25. ^ Cloud Spirals and Outflow in Tropical Storm Katrina from Earth Observatory (NASA)
  26. ^ John Marshall & R. Alan Plumb (2007). p. 98. Amsterdam: Elsevier Academic Press. ISBN 0-12-558691-4. http://books.google.com/?id=aTGYbmVaA_gC&pg=PA98. 
  27. ^ Otto Tumlirz "A new physical evidence of the axis of rotation of the earth" (in German)
  28. ^ Shapiro, Ascher H. (1962). "Bath-Tub Vortex". Nature 196 (4859): 1080. Bibcode 1962Natur.196.1080S. DOI:10.1038/1961080b0. 
  29. ^ (Vorticity, Part 1). Web.mit.edu. Retrieved on 8 November 2011.
  30. ^ Larry D. Kirkpatrick and Gregory E. Francis (2006). Physics: A World View. Cengage Learning. pp. 168–9. ISBN 978-0-495-01088-3. http://books.google.com/books?id=8hOLs-bmiYYC&pg=PA168&f=false. Retrieved 1 April 2011. 
  31. ^ Y. A. Stepanyants and G. H. Yeoh (2008). "Stationary bathtub vortices and a critical regime of liquid discharge". Journal of Fluid Mechanics 604 (1): 77–98. Bibcode 2008JFM...604...77S. DOI:10.1017/S0022112008001080. http://journals.cambridge.org/action/displayAbstract?fromPage=online&aid=1878300. 
  32. ^ Creative Media Applications (2004). A Student's Guide to Earth Science: Words and terms. Greenwood Publishing Group. p. 22. ISBN 978-0-313-32902-9. http://books.google.com/books?id=fF0TTZVQuZoC&pg=PA22. 
  33. ^ "X-Files coriolis error leaves viewers wondering" from Skeptical Inquirer
  34. ^ Fraser, Alistair. "Bad Coriolis". Bad Meteorology. Pennsylvania State College of Earth and Mineral Science. http://www.ems.psu.edu/~fraser/Bad/BadCoriolis.html. Retrieved 17 January 2011. 
  35. ^ Tipler, Paul (1998). Physics for Engineers and Scientists (4th ed.). W.H.Freeman, Worth Publishers. p. 128. ISBN 978-1-57259-616-0. "...on a smaller scale, the coriolis effect causes water draining out a bathtub to rotate counter clockwise in the northern hemisphere..." 
  36. ^ Here the description "radially inward" means "toward the axis of rotation". That direction is not toward the center of curvature of the path, however, which is the direction of the true centripetal force. Hence, the quotation marks on "centripetal".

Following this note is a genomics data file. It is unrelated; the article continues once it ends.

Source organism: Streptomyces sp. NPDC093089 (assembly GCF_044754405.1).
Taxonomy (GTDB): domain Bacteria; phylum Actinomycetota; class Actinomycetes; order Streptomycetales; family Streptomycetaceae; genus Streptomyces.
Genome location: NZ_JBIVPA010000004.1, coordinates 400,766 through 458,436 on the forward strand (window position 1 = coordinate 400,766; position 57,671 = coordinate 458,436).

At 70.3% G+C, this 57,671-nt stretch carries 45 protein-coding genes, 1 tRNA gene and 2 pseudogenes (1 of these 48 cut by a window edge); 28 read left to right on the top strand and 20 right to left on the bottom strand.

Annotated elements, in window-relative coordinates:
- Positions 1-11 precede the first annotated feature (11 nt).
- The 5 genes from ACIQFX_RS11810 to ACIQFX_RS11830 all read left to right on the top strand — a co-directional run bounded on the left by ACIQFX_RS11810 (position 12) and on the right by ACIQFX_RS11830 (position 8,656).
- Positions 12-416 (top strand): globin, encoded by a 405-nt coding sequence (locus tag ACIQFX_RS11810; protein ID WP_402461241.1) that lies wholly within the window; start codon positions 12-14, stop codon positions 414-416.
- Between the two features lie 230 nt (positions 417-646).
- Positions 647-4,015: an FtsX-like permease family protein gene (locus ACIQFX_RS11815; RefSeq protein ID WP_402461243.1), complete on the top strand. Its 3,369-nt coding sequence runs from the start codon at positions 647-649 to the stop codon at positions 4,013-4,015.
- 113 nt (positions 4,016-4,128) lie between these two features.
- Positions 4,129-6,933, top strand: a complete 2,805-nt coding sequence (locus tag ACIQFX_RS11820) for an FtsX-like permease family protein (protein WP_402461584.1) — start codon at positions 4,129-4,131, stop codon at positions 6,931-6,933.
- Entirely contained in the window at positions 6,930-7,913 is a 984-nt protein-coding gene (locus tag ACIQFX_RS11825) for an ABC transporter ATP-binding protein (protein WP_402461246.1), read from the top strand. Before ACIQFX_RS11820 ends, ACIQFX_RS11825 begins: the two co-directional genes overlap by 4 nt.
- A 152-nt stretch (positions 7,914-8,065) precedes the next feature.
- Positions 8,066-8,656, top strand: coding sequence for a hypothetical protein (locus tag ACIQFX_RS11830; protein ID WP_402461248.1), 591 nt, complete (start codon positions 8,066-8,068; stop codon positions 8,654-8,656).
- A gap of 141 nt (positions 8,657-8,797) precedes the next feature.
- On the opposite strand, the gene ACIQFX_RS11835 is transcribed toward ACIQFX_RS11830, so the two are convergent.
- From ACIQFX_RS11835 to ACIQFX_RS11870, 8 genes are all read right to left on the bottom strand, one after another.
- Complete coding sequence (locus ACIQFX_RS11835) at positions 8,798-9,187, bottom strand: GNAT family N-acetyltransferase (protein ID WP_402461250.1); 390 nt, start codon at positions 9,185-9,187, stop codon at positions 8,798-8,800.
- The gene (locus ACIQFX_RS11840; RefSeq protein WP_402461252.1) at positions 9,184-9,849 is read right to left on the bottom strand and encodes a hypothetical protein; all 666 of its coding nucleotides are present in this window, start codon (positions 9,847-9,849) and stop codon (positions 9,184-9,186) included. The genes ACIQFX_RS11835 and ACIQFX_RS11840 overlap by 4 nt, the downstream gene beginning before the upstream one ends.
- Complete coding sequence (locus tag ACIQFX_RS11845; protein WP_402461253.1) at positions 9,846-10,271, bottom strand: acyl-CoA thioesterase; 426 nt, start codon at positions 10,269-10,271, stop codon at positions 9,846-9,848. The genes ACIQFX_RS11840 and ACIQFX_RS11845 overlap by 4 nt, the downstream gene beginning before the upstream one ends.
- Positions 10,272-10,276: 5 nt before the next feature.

37. ^ George E. Owen (2003). Fundamentals of Scientific Mathematics (original edition published by Harper & Row, New York, 1964 ed.). Courier Dover Publications. p. 23. ISBN 0-486-42808-7. http://books.google.com/?id=9dRxGCktg7QC&pg=PA22. 
  38. ^ Morton Tavel (2002). Contemporary Physics and the Limits of Knowledge. Rutgers University Press. p. 88. ISBN 0-8135-3077-6. http://books.google.com/?id=SELS0HbIhjYC&pg=PA88. 
  39. ^ James R Ogden & M Fogiel (1995). High School Earth Science Tutor. Research & Education Assoc.. p. 167. ISBN 0-87891-975-9. http://books.google.com/?id=fFmqhNXixLUC&pg=PA167. 
  40. ^ James Greig McCully (2006). Beyond the moon: A Conversational, Common Sense Guide to Understanding the Tides. World Scientific. pp. 74–76. ISBN 981-256-643-0. http://books.google.com/?id=RijQELAGnEIC&pg=PA76. 
  41. ^ When a container of fluid is rotating on a turntable, the surface of the fluid naturally assumes the correct parabolic shape. This fact may be exploited to make a parabolic turntable by using a fluid that sets after several hours, such as a synthetic resin. For a video of the Coriolis effect on such a parabolic surface, see Geophysical fluid dynamics lab demonstration John Marshall, Massachusetts Institute of Technology.
  42. ^ For a java applet of the Coriolis effect on such a parabolic surface, see Brian Fiedler School of Meteorology at the University of Oklahoma.
  43. ^ John Marshall & R. Alan Plumb (2007). Atmosphere, Ocean, and Climate Dynamics: An Introductory Text. Academic Press. p. 101. ISBN 0-12-558691-4. http://books.google.com/?id=aTGYbmVaA_gC&pg=PA101. 
  44. ^ "Antennae as Gyroscopes", Science, Vol. 315, 9 February 2007, p. 771
  45. ^ Wu, W.C.; Wood, R.J.; Fearing, R.S. (2002). "Halteres for the micromechanical flying insect". IEEE International Conference on Robotics and Automation, 2002. Proceedings. ICRA '02. 1: 60–65. DOI:10.1109/ROBOT.2002.1013339. ISBN 0-7803-7272-7. 

  Further reading: physics and meteorology

  Further reading: historical

  • Grattan-Guinness, I., Ed., 1994: Companion Encyclopedia of the History and Philosophy of the Mathematical Sciences. Vols. I and II. Routledge, 1840 pp.
    1997: The Fontana History of the Mathematical Sciences. Fontana, 817 pp. 710 pp.
  • Khrgian, A., 1970: Meteorology — A Historical Survey. Vol. 1. Keter Press, 387 pp.
  • Kuhn, T. S., 1977: Energy conservation as an example of simultaneous discovery. The Essential Tension, Selected Studies in Scientific Tradition and Change, University of Chicago Press, 66–104.
  • Kutzbach, G., 1979: The Thermal Theory of Cyclones. A History of Meteorological Thought in the Nineteenth Century. Amer. Meteor. Soc., 254 pp.

  External links